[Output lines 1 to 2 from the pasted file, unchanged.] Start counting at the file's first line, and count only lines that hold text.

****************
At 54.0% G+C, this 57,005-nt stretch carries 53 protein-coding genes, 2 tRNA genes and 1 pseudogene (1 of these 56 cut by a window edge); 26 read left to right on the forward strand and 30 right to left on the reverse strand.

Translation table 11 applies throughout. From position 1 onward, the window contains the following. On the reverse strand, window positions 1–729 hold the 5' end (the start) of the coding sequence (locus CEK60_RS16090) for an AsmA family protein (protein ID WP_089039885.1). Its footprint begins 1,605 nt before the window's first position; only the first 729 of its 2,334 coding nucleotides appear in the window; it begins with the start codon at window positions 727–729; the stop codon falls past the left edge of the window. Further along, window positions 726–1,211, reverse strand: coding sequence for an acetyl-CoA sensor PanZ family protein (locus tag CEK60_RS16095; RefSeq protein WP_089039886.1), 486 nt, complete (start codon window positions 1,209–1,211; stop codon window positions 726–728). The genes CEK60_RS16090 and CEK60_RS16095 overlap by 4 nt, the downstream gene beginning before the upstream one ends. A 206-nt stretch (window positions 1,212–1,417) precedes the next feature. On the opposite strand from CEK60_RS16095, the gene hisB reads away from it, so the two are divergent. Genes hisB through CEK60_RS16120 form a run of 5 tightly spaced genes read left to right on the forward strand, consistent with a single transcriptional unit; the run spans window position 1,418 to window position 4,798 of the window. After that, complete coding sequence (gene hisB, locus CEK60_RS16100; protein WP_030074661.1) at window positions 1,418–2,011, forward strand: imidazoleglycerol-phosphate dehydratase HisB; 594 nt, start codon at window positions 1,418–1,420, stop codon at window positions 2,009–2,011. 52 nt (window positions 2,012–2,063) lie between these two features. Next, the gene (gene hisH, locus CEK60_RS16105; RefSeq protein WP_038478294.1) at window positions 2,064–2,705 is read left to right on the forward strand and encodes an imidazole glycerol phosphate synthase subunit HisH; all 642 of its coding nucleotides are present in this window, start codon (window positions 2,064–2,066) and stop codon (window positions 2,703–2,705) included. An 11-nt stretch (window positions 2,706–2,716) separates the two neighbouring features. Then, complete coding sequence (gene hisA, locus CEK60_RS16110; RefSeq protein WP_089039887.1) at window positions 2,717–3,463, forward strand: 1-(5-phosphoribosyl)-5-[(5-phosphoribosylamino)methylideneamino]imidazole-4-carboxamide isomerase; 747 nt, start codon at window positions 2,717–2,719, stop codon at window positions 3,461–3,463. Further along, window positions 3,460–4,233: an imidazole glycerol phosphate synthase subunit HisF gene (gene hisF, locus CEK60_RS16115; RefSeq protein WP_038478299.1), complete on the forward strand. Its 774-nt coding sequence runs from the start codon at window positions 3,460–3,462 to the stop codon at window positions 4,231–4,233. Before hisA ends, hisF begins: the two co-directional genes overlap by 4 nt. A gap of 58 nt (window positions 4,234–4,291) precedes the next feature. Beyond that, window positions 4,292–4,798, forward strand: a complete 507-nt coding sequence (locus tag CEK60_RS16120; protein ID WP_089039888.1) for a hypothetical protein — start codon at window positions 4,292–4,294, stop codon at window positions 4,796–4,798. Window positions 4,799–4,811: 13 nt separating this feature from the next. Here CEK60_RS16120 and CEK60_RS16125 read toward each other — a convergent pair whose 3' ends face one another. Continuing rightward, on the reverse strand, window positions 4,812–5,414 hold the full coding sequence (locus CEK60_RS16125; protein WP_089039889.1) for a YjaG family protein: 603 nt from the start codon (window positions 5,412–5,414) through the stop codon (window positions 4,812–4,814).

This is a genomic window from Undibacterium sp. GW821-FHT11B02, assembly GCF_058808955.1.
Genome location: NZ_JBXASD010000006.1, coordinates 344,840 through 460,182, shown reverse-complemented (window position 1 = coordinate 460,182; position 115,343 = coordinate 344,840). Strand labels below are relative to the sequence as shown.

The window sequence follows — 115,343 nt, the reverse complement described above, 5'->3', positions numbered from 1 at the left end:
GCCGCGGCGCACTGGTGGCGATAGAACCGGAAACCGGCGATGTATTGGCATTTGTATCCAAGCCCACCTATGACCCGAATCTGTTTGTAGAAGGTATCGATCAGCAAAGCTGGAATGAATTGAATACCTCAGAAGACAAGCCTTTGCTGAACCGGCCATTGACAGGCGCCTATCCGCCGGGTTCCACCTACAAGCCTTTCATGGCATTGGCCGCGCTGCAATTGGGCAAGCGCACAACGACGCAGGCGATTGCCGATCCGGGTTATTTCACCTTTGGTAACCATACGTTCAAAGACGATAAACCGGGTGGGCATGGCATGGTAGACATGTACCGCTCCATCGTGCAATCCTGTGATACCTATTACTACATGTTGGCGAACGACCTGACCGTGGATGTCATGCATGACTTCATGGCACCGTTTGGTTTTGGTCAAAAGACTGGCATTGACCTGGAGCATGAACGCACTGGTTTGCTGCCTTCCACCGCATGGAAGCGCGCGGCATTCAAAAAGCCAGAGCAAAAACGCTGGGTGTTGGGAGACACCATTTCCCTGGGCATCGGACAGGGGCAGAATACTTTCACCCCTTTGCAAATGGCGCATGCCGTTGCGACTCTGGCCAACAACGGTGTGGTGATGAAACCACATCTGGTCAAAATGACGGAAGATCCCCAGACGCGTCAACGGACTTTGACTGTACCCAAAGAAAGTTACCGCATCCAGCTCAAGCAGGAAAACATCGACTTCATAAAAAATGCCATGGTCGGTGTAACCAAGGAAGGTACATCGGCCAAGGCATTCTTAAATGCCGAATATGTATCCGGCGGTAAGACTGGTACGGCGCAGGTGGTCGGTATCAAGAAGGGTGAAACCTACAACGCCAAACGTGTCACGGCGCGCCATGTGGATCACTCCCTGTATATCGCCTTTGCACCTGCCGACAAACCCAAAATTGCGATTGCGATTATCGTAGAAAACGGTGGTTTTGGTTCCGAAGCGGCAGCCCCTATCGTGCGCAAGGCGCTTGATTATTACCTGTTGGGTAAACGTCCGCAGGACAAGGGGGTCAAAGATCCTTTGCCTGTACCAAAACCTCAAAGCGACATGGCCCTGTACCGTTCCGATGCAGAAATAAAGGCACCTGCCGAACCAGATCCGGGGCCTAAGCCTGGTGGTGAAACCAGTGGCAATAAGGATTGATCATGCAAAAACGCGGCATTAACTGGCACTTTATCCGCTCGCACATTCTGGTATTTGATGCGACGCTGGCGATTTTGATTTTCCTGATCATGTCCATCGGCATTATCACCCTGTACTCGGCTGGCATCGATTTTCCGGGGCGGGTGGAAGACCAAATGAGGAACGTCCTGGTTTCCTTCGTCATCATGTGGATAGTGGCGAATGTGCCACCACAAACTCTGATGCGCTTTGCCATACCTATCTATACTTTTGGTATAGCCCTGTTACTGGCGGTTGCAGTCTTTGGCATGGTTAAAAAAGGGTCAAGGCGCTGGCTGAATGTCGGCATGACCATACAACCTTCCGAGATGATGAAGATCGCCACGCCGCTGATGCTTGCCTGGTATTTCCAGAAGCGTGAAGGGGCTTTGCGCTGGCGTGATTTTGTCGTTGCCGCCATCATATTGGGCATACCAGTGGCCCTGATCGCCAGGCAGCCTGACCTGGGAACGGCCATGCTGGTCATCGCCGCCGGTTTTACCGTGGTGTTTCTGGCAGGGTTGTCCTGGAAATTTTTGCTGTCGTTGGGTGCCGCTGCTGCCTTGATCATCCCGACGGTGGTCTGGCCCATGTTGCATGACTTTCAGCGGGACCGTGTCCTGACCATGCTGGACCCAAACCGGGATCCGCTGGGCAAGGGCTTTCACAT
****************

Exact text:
At 54.0% G+C, this 57,005-nt stretch carries 53 protein-coding genes, 2 tRNA genes and 1 pseudogene (1 of these 56 cut by a window edge); 26 read left to right on the forward strand and 30 right to left on the reverse strand.

Translation table 11 applies throughout. From position 1 onward, the window contains the following. On the reverse strand, window positions 1–729 hold the 5' end (the start) of the coding sequence (locus CEK60_RS16090) for an AsmA family protein (protein ID WP_089039885.1). Its footprint begins 1,605 nt before the window's first position; only the first 729 of its 2,334 coding nucleotides appear in the window; it begins with the start codon at window positions 727–729; the stop codon falls past the left edge of the window. Further along, window positions 726–1,211, reverse strand: coding sequence for an acetyl-CoA sensor PanZ family protein (locus tag CEK60_RS16095; RefSeq protein WP_089039886.1), 486 nt, complete (start codon window positions 1,209–1,211; stop codon window positions 726–728). The genes CEK60_RS16090 and CEK60_RS16095 overlap by 4 nt, the downstream gene beginning before the upstream one ends. A 206-nt stretch (window positions 1,212–1,417) precedes the next feature. On the opposite strand from CEK60_RS16095, the gene hisB reads away from it, so the two are divergent. Genes hisB through CEK60_RS16120 form a run of 5 tightly spaced genes read left to right on the forward strand, consistent with a single transcriptional unit; the run spans window position 1,418 to window position 4,798 of the window. After that, complete coding sequence (gene hisB, locus CEK60_RS16100; protein WP_030074661.1) at window positions 1,418–2,011, forward strand: imidazoleglycerol-phosphate dehydratase HisB; 594 nt, start codon at window positions 1,418–1,420, stop codon at window positions 2,009–2,011. 52 nt (window positions 2,012–2,063) lie between these two features. Next, the gene (gene hisH, locus CEK60_RS16105; RefSeq protein WP_038478294.1) at window positions 2,064–2,705 is read left to right on the forward strand and encodes an imidazole glycerol phosphate synthase subunit HisH; all 642 of its coding nucleotides are present in this window, start codon (window positions 2,064–2,066) and stop codon (window positions 2,703–2,705) included. An 11-nt stretch (window positions 2,706–2,716) separates the two neighbouring features. Then, complete coding sequence (gene hisA, locus CEK60_RS16110; RefSeq protein WP_089039887.1) at window positions 2,717–3,463, forward strand: 1-(5-phosphoribosyl)-5-[(5-phosphoribosylamino)methylideneamino]imidazole-4-carboxamide isomerase; 747 nt, start codon at window positions 2,717–2,719, stop codon at window positions 3,461–3,463. Further along, window positions 3,460–4,233: an imidazole glycerol phosphate synthase subunit HisF gene (gene hisF, locus CEK60_RS16115; RefSeq protein WP_038478299.1), complete on the forward strand. Its 774-nt coding sequence runs from the start codon at window positions 3,460–3,462 to the stop codon at window positions 4,231–4,233. Before hisA ends, hisF begins: the two co-directional genes overlap by 4 nt. A gap of 58 nt (window positions 4,234–4,291) precedes the next feature. Beyond that, window positions 4,292–4,798, forward strand: a complete 507-nt coding sequence (locus tag CEK60_RS16120; protein ID WP_089039888.1) for a hypothetical protein — start codon at window positions 4,292–4,294, stop codon at window positions 4,796–4,798. Window positions 4,799–4,811: 13 nt separating this feature from the next. Here CEK60_RS16120 and CEK60_RS16125 read toward each other — a convergent pair whose 3' ends face one another. Continuing rightward, on the reverse strand, window positions 4,812–5,414 hold the full coding sequence (locus CEK60_RS16125; protein WP_089039889.1) for a YjaG family protein: 603 nt from the start codon (window positions 5,412–5,414) through the stop codon (window positions 4,812–4,814).